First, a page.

The caveat is this: Anyone is welcome to attend church as long as they understand they are expected to assimilate to church culture (both within that church and also within the larger church) and change in ways that have little or nothing to do with the kind of holy change we are called to that grows us in healthy ways all while allowing us to be ourselves. (That kind of god-directed change doesn’t have a timeline and doesn’t use guilt or shame.)
I finally had a realization that I had left one unhealthy relationship where someone was telling me how to be, what to do, and how to think, and moved on to another one. All of the pressure to conform and the lack of desire (and, truly, inability) to do so forced me to figure out ways to be a woman and mom of faith who wants friendship and community, but doesn’t want to participate in or be crushed by the church-mom culture wars.
The first thing I did was begin to trust myself. When something didn’t feel right to me or I felt hurt, I began to speak up. The more I trusted myself, the more confidence I gained to be who I was created to be all along. And the more myself I became, the closer I felt to God.
Unhealthy church culture tells us we need to be fearful of surrounding ourselves with people, ideals, and beliefs different from our own.
The next thing I did was expand my friendships and community to include others outside the church. This may sound obvious, but I had to ask myself honestly if I was really open to people who weren’t a part of, and were not going to be a part of, my church. When I became more mindful about this, I was able to create some of the deepest and richest relationships I’ve ever had, both inside and outside of the church, with people from all religions, cultures, races, orientations, and ages. The more diverse my community becomes, the more clearly I see God and the more I understand myself.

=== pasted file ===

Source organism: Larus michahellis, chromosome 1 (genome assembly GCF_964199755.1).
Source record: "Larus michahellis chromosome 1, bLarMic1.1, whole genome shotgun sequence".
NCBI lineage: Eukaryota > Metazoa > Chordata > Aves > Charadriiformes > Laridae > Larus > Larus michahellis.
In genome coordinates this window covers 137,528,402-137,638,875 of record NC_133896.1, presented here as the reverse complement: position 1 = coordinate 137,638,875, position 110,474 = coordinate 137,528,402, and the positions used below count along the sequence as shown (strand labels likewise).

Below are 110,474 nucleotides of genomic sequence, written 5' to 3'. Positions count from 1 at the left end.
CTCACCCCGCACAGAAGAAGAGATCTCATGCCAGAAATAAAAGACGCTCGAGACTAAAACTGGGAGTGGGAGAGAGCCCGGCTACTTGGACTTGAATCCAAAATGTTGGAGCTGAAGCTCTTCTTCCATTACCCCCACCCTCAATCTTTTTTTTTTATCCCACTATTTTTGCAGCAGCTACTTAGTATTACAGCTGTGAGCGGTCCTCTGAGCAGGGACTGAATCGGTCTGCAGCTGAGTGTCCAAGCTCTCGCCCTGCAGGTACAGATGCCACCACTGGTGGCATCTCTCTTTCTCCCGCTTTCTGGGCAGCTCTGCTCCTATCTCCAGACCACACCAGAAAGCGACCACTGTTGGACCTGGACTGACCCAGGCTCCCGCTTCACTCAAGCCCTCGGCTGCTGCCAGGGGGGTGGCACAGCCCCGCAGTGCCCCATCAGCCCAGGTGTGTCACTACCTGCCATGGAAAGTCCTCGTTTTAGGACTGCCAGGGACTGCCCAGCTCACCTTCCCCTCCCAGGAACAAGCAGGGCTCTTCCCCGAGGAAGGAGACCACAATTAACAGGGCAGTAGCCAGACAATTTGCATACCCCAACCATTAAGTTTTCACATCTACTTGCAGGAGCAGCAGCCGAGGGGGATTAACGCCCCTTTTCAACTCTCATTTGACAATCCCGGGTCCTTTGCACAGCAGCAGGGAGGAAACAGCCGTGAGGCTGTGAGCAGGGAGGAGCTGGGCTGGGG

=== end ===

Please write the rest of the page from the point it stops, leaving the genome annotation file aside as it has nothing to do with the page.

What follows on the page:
Unhealthy church culture tells us we need to be fearful of surrounding ourselves with people, ideals, and beliefs different from our own because it will pull us away from God, but I have found out first hand this is just not true. When Jesus tells us to love God and love our neighbor as we love ourselves, he didn’t say our neighbor sitting next to us in the pew. Loving others as opposed to tolerating others is what we are called to do.
And finally, I have allowed myself to feel the hurt and pain that comes from being a part of an unhealthy church culture. I feel the anger and I don’t allow the idea that anger is wrong to push it down. Once I feel the anger, I am able to use those feelings to fuel my desire to speak up and advocate for church reform. Changing culture can take a long time, but the more we push against these things which were created by man and not God, the faster they will shift. Allowing ourselves time to mourn and express our disillusionment with the church is not unholy or without grace. Unhealthy church culture demands we rush through or completely dismiss the anger and pain to immediately forgive and show grace. But that’s not how forgiveness and grace work. In order to truly change unhealthy church culture to actually be inclusive for everyone it is going to take a church that is willing to truly listen, believe, understand, change, be open and vulnerable, then rinse and repeat.
As women and mothers we need to be willing to trust ourselves and know the difference between the kind of change all humans are called to in order to make us the best versions of ourselves, and the kind of change others put on us for their own agenda or comfort. We can’t control anyone but ourselves, so when we find that our needs aren’t being met or we aren’t feeling welcome at church, we need to speak up and say something. If things don’t improve, it’s okay to leave. It really is. There is so much love available out there in this wild world, we just have to be courageous enough to seek it.